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Bob Hoose

Movie Review

Dr. Reed Richards carries a burden for humanity, always looking for a way to cure diseases and better the world’s condition. Wanting to study the effects of cosmic radiation on living tissues, he sees a prime opportunity with an upcoming cosmic storm that will pass close to Earth. But he’ll have to be in outer space to conduct the experiment.

That’s where billionaire investor Victor Von Doom comes in: Reed needs Victor’s orbiting space laboratory to study the radioactive cloud. It just so happens, though, that Reed and Victor were college rivals and that Reed’s ex-girlfriend, Susan Storm, also happens to be Victor’s chief of genetic research and possible love interest.

Still, Victor offers his lab and personal services on the space station, hoping to profit from the venture. Along for the mission are Reed’s longtime friend and astronaut, Ben Grimm, and space shuttle pilot Johnny Storm, Susan’s hotshot brother. Once in orbit, Reed realizes that the cosmic storm is approaching faster than expected. Before they can lock down the station, the five are blasted by super radiation.

At first, the team members don’t seem to suffer any undue effect. But then strange things begin to happen. Reed becomes elastic, stretching and bending his body to an extraordinary degree, transforming into Mr. Fantastic. Susan finds she can turn invisible, hence her new name, The Invisible Woman. She can also project strong force fields. Johnny can control fire and fly like a rocket, thus becoming The Human Torch. Ben suddenly has mountainous strength—and the rocky body and disposition to go with it. No one knows what to call him; he’s just The Thing. And Victor finds his muscles and sinew turning into a super-metal of some sort, while he can also draw energy from diverse sources and hurl it about. Always a power-hungry, cynical malcontent, his name becomes his destiny: Doom. Soon his rivalry with Reed takes an ominous turn.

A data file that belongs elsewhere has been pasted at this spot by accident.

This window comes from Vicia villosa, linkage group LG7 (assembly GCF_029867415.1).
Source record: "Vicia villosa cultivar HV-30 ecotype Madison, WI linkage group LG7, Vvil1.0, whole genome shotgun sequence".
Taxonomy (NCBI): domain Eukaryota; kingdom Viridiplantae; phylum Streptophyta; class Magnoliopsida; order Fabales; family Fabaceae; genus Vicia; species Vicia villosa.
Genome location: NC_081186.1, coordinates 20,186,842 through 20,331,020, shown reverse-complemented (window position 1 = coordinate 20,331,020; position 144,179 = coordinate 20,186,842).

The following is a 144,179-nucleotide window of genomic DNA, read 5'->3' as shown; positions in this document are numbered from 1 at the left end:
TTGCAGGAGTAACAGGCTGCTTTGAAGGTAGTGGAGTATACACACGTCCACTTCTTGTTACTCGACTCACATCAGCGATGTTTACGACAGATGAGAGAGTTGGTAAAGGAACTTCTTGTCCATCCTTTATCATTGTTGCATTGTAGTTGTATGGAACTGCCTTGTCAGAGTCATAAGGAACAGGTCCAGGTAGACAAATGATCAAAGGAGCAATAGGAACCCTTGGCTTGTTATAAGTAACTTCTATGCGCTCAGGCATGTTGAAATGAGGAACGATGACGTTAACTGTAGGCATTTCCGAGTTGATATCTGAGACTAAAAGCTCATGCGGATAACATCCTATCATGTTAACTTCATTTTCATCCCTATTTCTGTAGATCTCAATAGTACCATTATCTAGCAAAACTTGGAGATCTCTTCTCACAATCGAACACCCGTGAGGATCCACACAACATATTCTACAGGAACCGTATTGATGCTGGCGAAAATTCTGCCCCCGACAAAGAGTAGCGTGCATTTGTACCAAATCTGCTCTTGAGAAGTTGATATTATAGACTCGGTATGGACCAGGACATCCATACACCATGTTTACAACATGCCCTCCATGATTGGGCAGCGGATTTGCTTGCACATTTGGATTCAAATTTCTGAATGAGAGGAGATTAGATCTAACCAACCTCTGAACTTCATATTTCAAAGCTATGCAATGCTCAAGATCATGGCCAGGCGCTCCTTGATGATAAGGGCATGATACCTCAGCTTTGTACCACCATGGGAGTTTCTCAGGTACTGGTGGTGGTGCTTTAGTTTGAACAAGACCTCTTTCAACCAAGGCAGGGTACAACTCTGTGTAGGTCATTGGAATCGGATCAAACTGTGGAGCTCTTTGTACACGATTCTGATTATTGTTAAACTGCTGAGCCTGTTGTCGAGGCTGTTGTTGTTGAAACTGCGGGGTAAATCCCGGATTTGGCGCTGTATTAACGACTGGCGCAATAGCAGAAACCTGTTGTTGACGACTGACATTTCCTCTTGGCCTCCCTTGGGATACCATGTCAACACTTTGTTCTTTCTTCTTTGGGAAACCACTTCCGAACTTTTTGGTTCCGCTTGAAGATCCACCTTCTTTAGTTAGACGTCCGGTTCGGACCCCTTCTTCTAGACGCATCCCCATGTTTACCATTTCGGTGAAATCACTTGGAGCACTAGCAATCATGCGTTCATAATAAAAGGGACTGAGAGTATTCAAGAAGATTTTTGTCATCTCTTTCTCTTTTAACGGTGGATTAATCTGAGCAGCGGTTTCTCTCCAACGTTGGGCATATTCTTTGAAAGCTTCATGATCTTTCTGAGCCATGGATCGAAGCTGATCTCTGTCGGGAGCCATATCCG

Positive Elements

Frankly, there are a number of less-than-fantastic self-centered choices made in this pic. However, Reed states that he isn’t interested in fame. Rather, he wants to do something that will make a difference for all mankind. He also voices concern for his teammates and eventually steps forward to lead them out of a deadly situation. Indeed, in their first foray as the Fantastic Four, Reed, Sue, Johnny and Ben work together to protect one another and defeat a powerful foe. Dr. Storm speaks of his love for his children and his passionate desire to help Earth survive after years of humans’ bent toward wanton destruction.

Spiritual Elements

Early on, Dr. Storm talks about a discovered alternate dimension—dubbed Earth Zero—that represents our planet from a billion years ago. He believes it holds answers to “questions about the origins of our species.” The villain Victor Von Doom later gains god-like powers from that place and moves to reshape it to his own liking and image.

Sexual Content

Reed crawls naked through an air duct. (We see him primarily from the waist up.) Sue wears a formfitting suit.

Violent Content